And Then Come the Nightjars at Theatre503
And Then Come the Nightjars isn’t just a great play because it is well-performed, well-written and well-staged, it is a great play because it gives that little bit extra. It opens a window into a period of modern history that, despite its close proximity, could all too easily fade from memory.
The story is set in a South Devon barn and follows the struggle of its owner, Michael, as the foot-and-mouth pandemic spreads rapaciously across Britain’s countryside. Amidst this backdrop, over a period of 12 years, a turbulent friendship develops between Michael and Jeff, the local vet. After losing everything worth having, both must invest all they have left in each other.
Michael is an old cattle farmer who, being recently widowed, devotes everything he has to his herd. Jeff is a younger man and a successful vet; he has a beautiful wife, a child and a drinking problem. A long-standing friend of Michael’s, Jeff takes a personal interest in protecting his herd from the disease, giving him advice, reassurance and eventually becoming the appointed authority responsible for their extermination. However, the real story only begins in the wake of this catastrophe, following the mutual dependence that grows between the two men as each becomes the other’s last support.
The stage is transformed into an impressively detailed barn, which becomes the perfect frame to hold this story, and the play itself is performed brilliantly by David Fielder (Michael) and Nigel Hastings (Jeff). Though a cringingly unconvincing inebriate, Hastings adds a light-hearted touch that prevents the production from becoming bleak and wearisome. Fielder, on the other hand, cannot be faulted and suits his role perfectly. He infuses a heart-wrenchingly compassionate sensitivity into the core of the thickly accented, labour-hardened farmer.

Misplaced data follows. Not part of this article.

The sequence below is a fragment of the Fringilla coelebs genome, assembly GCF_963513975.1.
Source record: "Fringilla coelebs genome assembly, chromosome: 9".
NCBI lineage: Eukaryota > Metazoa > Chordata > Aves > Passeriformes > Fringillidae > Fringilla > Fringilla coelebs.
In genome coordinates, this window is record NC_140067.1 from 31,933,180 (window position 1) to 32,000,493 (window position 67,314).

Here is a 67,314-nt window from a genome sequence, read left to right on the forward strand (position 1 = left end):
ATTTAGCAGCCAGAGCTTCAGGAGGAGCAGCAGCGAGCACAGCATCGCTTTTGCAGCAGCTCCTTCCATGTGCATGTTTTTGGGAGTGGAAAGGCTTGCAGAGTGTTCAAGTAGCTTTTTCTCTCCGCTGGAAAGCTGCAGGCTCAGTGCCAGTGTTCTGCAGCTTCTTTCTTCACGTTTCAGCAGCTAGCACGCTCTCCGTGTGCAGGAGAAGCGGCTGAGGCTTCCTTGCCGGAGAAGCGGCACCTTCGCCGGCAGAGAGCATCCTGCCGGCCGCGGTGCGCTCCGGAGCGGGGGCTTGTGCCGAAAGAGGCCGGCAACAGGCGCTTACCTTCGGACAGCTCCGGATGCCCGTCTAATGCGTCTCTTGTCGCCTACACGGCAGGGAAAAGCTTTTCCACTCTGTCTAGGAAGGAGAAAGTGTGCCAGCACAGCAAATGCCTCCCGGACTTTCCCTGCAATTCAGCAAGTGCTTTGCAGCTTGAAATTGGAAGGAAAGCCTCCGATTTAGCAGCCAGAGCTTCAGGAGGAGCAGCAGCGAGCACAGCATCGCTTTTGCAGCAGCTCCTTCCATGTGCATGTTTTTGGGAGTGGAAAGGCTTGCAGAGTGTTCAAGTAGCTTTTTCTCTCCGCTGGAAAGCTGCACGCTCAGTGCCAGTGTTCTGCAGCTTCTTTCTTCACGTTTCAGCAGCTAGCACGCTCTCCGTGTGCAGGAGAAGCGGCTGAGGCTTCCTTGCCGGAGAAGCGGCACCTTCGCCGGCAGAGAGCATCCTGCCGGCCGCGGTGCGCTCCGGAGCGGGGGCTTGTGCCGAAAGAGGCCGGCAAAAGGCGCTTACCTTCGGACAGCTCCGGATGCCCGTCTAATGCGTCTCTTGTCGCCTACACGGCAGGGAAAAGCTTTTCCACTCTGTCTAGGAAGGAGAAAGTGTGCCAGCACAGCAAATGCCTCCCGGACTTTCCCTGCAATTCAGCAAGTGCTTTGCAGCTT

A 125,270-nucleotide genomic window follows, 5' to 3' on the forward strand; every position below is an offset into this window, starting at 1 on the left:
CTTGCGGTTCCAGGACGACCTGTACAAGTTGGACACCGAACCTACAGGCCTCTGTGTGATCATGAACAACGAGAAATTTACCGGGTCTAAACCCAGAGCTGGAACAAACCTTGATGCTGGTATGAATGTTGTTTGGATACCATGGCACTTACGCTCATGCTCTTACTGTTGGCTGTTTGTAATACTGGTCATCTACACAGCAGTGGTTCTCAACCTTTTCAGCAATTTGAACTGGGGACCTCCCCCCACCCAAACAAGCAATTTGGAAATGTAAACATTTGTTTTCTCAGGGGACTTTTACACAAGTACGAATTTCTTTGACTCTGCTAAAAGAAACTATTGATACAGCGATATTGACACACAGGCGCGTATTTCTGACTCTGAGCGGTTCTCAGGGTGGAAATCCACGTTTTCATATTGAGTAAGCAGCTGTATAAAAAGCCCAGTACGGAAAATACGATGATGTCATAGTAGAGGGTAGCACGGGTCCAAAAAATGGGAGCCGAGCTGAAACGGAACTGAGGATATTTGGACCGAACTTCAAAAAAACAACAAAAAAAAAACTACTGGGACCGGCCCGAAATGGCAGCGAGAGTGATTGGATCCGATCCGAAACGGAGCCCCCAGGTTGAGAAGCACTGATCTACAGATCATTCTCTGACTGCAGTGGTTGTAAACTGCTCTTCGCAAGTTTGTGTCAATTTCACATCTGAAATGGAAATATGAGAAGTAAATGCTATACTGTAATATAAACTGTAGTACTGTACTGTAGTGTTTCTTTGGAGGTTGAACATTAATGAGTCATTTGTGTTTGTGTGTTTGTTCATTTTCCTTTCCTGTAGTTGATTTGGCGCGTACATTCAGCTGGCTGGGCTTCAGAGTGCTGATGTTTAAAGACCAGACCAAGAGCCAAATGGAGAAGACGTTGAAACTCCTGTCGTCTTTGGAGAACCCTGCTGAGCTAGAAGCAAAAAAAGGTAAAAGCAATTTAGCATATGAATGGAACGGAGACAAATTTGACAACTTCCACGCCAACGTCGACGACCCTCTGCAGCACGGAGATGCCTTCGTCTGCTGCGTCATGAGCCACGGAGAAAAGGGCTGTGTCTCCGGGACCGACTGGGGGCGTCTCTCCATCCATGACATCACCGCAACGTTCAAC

It is no surprise that the script, by Bea Roberts, was commissioned after having won the Theatre503 Playwriting Award. The selective scene choices portrayed over a long time span produce a wonderful effect that works in combination with the sublime dialogue to provide a clear sketch of the characters’ lives,revealing all that needs to be known while withholding enough to stimulate the imagination.
Despite its heavy agricultural theme, And Then Come the Nightjars play is highly accessible. Even those urbanites whose rural experience doesn’t extend beyond watching Escape to the Country will have no trouble connecting with the themes of love, loss and dependence that this play so beautifully explores. Does it drag a bit towards the end? Maybe. Could it be fine-tuned further? Very probably. But, overall, a very worthwhile production.
And Then Come the Nightjars is on at Theatre503 from 2nd September until 26th September 2015, for further information or to book visit here.